For the last four decades, the whole of Southeast Asia has been enjoying an unprecedented peace. Now that peace is under serious threat because of one country’s illegal and provocative actions and maritime ambitions.
That country is none other than China, which is not even a Southeast Asian country. China claims more than 90 percent of the South China Sea (SCS) based on a controversial nine-dash line and historical grounds. The SCS is one of the busiest waterways through which around US$5 trillion worth of goods pass through annually.
As a new hegemon in the region, China apparently has little respect for international maritime rules and the sovereignty of other neighboring nations.
In July, China’s survey ship Haiyang Dizhi 8 (HD8) illegally encroached on Vietnam’s legal exclusive economic zone (EEZ) and threatened Vietnam’s oil and gas explorations in the Vanguard area. The HD8 was escorted by armed coast guard vessels. Finally, on Oct. 24, the Chinese ship and its escorts left the Vietnamese waters.
Most ASEAN countries kept quiet about this issue. But Vietnam strongly condemned China’s acts and called for the immediate withdrawal of HD8 and Chinese coastguard vessels from its territorial waters.
“We will resolutely and persistently maintain independence while fighting for the protection of our sovereignty, but we must maintain a peaceful environment for development,” said Vietnamese President Nguyen Phu Trong recently in Hanoi.
“What belongs to our independence and national sovereignty, we will never give up. We are determined to fight and win.”
The Philippines and Malaysia have also faced intimidation from China in the disputed waters of the SCS.
All these acts are clear violations of the 1982 United Nations Convention on the Law of the Sea (UNCLOS), under which every maritime state is entitled to have a 200-nautical mile EEZ and a 12-nautical mile continental shelf.
With the exception of Taiwan, all the SCS claimants – China, Vietnam, Malaysia, the Philippines and Brunei Darussalam – have signed the historic UNCLOS maritime treaty and ratified it a long time ago. Indonesia, a non-claimant state, has also signed and ratified the treaty. The UNCLOS treaty prohibits the use of force or threat of using force in resolving maritime disputes.
In a historical ruling in 2016, the Hague-based Permanent Court of Arbitration (PCA), while responding to the Philippines request over Scarborough Shoal, bluntly rejected all claims of China in the SCS as they were not in line with the UNCLOS, in which China is a signatory. China refused to accept the PCA ruling.
It was not the first time China violated the UNCLOS. It illegally built artificial islands and deployed deadly weapons on those islands. It was the only country that used force in the SCS disputes when it forcibly occupied the Paracel Islands, which are claimed by Vietnam and Taiwan.
In 2017 and 2018, China forced Vietnam and Spanish oil firm Repsol to cease oil exploration activities near Vanguard area.
A Chinese ship recently rammed and sank an anchored Filipino fishing boat in the Recto Bank, 160 kilometers off the Philippine island of Palawan.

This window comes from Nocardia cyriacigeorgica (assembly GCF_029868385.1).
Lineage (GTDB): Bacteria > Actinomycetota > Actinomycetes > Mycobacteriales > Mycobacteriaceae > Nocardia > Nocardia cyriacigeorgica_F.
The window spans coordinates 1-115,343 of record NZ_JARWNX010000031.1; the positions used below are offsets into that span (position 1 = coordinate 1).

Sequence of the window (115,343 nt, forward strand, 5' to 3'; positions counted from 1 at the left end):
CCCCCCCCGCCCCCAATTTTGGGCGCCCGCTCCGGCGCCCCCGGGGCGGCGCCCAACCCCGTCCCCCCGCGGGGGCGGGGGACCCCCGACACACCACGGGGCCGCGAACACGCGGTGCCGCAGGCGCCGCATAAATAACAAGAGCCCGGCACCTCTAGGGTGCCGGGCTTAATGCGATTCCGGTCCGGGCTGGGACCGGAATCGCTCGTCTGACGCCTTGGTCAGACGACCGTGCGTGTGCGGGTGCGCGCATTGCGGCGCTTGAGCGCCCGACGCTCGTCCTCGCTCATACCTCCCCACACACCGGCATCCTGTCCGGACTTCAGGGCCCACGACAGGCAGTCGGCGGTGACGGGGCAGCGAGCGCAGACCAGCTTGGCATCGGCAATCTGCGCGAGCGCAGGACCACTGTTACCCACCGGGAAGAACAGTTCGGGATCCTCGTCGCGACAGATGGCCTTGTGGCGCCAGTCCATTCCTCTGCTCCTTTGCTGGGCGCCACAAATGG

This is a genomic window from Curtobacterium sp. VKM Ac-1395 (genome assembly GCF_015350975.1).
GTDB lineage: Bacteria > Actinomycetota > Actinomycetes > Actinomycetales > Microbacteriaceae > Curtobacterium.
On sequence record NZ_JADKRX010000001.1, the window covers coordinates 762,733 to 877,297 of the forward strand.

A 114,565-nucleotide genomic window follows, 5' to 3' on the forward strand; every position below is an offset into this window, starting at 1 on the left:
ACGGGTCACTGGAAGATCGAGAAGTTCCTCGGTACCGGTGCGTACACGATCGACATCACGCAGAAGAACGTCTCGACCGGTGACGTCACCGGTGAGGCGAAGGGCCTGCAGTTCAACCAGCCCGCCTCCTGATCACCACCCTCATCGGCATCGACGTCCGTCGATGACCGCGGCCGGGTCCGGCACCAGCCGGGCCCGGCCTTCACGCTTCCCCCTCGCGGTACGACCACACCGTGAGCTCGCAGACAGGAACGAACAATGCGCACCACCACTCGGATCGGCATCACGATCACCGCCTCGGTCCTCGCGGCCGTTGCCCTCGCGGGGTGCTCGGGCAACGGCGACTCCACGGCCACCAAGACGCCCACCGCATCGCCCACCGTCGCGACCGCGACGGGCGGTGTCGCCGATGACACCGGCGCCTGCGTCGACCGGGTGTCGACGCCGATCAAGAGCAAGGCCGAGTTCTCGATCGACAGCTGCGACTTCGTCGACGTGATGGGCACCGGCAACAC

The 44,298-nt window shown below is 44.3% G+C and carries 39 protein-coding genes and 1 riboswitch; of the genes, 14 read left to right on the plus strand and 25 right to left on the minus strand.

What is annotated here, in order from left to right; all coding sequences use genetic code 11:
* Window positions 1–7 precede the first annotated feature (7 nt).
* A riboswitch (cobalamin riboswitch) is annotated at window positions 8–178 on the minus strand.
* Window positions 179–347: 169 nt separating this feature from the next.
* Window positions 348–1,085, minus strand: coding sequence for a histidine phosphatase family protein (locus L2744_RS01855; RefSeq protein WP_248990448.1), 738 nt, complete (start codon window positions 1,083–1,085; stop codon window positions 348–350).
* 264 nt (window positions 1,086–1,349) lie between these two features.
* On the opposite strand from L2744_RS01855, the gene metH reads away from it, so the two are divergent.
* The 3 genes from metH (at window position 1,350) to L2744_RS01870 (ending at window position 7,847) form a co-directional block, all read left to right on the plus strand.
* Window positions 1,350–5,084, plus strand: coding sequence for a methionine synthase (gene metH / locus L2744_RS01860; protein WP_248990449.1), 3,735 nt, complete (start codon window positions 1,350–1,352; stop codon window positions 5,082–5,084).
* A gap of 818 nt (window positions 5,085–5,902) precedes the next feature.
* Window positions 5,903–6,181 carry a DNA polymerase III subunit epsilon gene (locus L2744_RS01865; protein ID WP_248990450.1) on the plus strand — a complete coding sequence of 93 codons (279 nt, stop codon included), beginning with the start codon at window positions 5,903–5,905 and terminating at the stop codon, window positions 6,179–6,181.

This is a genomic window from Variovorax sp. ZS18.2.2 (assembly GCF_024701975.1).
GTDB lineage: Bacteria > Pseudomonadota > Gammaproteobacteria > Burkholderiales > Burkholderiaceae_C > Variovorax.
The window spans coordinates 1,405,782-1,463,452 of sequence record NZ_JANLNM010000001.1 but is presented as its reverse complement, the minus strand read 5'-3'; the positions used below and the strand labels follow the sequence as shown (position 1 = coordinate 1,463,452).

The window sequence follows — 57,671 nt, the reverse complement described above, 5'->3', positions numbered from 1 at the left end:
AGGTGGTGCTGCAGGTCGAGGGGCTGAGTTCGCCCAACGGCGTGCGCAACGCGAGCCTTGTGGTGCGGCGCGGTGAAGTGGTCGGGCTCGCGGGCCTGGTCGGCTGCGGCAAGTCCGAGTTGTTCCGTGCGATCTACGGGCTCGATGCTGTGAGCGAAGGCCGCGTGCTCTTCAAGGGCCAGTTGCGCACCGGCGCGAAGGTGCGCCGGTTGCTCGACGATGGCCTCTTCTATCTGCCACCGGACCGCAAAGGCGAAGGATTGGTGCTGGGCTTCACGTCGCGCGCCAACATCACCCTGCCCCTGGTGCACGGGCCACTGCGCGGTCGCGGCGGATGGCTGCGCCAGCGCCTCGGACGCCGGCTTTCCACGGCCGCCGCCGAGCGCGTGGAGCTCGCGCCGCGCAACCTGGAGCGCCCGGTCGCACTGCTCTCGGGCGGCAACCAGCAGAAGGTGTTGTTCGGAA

Hundreds of Chinese armed maritime vessels regularly and illegally operate in waters surrounding Pagasa Island (Thitu Island), which threatens the activities of local Filipino fishermen.
Manila has also issued a protest over the illegal passage of four Chinese warships and the aircraft carrier Liaoning through Philippine waters.
In May 2019, Chinese coastguard vessels were patrolling around the Luconia Shoals, which lie within the EEZ of Malaysia.
In the absence of strong opposition and the declining influence of the US, China is now bolder in pursuing its maritime ambitions. Now its eyes are on the Spratly Islands.
It seems there is no respect for the law in the region. So what should we do?
All ASEAN leaders as well as leaders of the US, Japan, South Korea, India, Russia, Australia, New Zealand and China will be attending the 35th ASEAN Summit and the 14th East Asia Summit (EAS) in Bangkok from Nov. 2-4.
ASEAN leaders must unite and condemn China’s activities in the SCS, which threaten the peace and stability of the region. ASEAN is a family and its five members, including Indonesia, are affected by China’s activities. They should seek a rules-based regional order in the SCS.
At any cost, ASEAN’s centrality and unity must be maintained.
The global and regional powers, who are members of the EAS, must also condemn China and call for a rules-based regional order.
Both ASEAN and EAS leaders must call all the SCS claimants to respect the UNCLOS as it is the best maritime law in the world.
War is not the solution to solve all the disputes of the SCS. All disputes must be resolved through peaceful negotiations.
It is not a conflict between China and ASEAN. We should not forget that China is an important partner to ASEAN in many aspects. China, in the past, has agreed to the Declaration on the Conduct of Parties in the South China Sea (DOC) to reduce tensions and avoid conflict. Though it is weak in many aspects, the DOC must be fully implemented to reduce tensions.
ASEAN and China must speed up the Code of Conduct (CoC) for all parties to reduce tensions. ASEAN leaders should not compromise on the CoC. All we need is a legally binding, effective CoC based on the 1982 UNCLOS and other international rules. There should also be freedom of navigation and overflight in SCS waters.
Peace must be prevailed in the SCS at any cost.